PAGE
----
NFR Rural life, new people and dogs

Discussion in 'Fly Fishing Forum' started by Trustfunder, Feb 2, 2014.

  1. Luke77

    Luke77 I hope she likes whitefish

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    I love to let my dog run loose, but also understand the need for having him on a leash. All it takes is once for your dog to take a bite out of some passer-by and you're up shit creek and can't row. Be a responsible dog owner and people will leave you alone. It doesn't matter if there's a law against it or not, if people feel uncomfortable because of your roaming dogs, be a good citizen and leash em up! The alternative could be a dead dog because they would be completely justified in smoking "fido" if he showed signs of aggression in or out of your presence.

    --Signed, K9 trainer/handler
     
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  2. Kent Lufkin

    Kent Lufkin Remember when you could remember everything?

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    It's been said that dogs tend to mirror the personalities of their owners. If that's even partly true, then the dog of a person who's suspicious of others, especially those from somewhere else or who look or act different, might be a bit more likely to act aggressively towards strangers.

    Even though there may not be a leash law where you live, failure to restrain an aggressive dog might end up introducing you to other, more pertinent laws.

    We watched the Super Bowl yesterday with one of my best friends and neighbor who also happens to be a criminal defense attorney. The other week he told me about a client he's defending whose dog ended up seriously biting a person who's sole mistake was to knock on the guy's front door just to ask directions.

    The short story: The dog owner is in deep shit for damages and the county attorney is insisting that the dog be destroyed. My friend's legal strategy is to try to settle or cop a plea to a lesser offense.

    How much is this gonna cost the dog owner? At least $5K plus medical expenses, possibly more depending on how much negotiation might be required.

    K
     
  3. IveofIone

    IveofIone Active Member

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    I live out in the sticks on 20 acres and can't see another house from here although there are several within 1/2 mile. Seems like a perfect spot to let a dog roam free, right? Not! A few years back a cougar came through the neighborhood and ate every loose dog along our road. After that people wised up to letting their dogs out to run and never having them come back.

    Friday I was out walking my dog and we found fresh cougar tracks about 50 yards from the house so the threat is always around. When we walk in the forest I usually carry a shotgun and let her run around to her hearts content but she never gets to do that without supervision.

    So even if it is the macho old school way to let your dog run, for the dog's sake don't do it.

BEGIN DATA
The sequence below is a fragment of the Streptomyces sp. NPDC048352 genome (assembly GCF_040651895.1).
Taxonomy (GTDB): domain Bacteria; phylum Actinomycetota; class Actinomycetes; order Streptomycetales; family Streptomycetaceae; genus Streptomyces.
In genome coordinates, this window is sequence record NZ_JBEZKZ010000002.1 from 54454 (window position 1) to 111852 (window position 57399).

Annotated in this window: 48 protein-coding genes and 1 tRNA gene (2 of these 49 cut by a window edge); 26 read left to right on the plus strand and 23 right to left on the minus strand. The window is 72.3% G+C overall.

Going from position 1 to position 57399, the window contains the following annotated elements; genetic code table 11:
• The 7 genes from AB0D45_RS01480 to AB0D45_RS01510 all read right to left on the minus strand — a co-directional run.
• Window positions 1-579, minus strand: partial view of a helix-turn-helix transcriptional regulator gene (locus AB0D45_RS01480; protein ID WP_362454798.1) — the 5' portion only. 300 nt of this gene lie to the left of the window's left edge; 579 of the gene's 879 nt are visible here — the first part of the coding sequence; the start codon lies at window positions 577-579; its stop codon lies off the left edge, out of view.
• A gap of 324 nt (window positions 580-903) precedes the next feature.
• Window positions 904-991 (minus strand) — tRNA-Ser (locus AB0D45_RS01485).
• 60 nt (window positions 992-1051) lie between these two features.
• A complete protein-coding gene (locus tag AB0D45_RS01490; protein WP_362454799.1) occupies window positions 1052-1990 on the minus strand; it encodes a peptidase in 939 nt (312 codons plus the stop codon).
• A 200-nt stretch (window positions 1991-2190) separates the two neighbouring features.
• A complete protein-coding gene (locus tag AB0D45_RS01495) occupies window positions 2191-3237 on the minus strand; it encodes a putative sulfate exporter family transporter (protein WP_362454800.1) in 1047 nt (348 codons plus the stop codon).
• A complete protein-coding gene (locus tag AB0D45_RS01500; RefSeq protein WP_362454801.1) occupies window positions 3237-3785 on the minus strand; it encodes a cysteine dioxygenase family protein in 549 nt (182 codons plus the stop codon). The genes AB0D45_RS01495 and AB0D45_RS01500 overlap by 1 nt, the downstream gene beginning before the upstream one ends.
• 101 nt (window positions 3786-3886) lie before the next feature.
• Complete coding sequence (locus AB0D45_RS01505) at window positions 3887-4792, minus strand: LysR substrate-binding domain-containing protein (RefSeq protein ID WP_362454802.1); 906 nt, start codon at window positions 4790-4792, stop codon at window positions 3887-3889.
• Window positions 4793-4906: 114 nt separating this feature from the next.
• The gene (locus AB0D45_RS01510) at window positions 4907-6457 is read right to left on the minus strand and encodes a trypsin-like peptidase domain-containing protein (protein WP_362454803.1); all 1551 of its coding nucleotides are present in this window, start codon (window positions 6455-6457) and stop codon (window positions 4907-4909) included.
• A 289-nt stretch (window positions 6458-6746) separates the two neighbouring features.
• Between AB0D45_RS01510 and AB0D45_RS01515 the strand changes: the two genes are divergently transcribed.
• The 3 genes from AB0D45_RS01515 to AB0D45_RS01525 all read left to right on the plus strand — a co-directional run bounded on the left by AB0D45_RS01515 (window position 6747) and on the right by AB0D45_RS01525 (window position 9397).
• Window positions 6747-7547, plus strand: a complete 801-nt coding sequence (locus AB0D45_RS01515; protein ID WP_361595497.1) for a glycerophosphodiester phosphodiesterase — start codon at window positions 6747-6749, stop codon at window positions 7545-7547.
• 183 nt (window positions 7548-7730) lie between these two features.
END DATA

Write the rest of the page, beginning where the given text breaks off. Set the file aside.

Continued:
Ive
     
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  4. wadin' boot

    wadin' boot Donny, you're out of your element...

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    How many times you put your dogs back in the car so far?
     
  5. Old Man

    Old Man Just an Old Man

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    I have two 35 yard dogs. But they are in a fenced up yard. I have made the fence almost dog proof as in that they can't get out. I installed Chicken wire up to about 18" so they can't squeeze through. And yes they will try to bite strangers. SO when a UPS driver shows up, he stands at the gate.

    I wouldn't get rid of my dogs for nothing. I love all four of them.
     
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  6. atomic dog

    atomic dog Jive Turkey

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    I have some neighbors who spend a lot of time in their front yard with their small dog, who loves to come out and chase me when I'm out for a run. It's not aggressive, but does tend to get my dogs (who are on leashes) all worked up. They always come running to catch the dog when it happens, but stopping to let them catch it got old pretty quickly so I just keep on running and the dog keeps on following. It's become a game to see how far I can get these people to run down the street along with me before they catch their little floor mop dog. Three blocks is my best so far.
     
  7. Kim McDonald

    Kim McDonald member

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    I'm a city/country gal who is owned by three labs. One of the reasons I bought property in eastern WA was for my dogs (because they are labs and I live in a city with very strict leash laws and lots of dog catchers...I wanted some place they could be off leash). I have ~ 11 acres and when I go over there, I can open my door and the dogs can romp (they usually stay pretty close to me). I don't let my dogs go out into the county road, which is about 1/4 mile from the house. I am also an avid endurance runner and recently, for the first time in per 30 years of running, I was seriously bit by a dog. Seriously bit.

    The "Mercer Island" folks as you describe them have at least two issues with what you're doing. The first is, of course, that your dogs are on a public road off leash. They have no idea if they are friendly or not. It can be scary. The dog that bit me...owner swore up and down it was a friendly dog...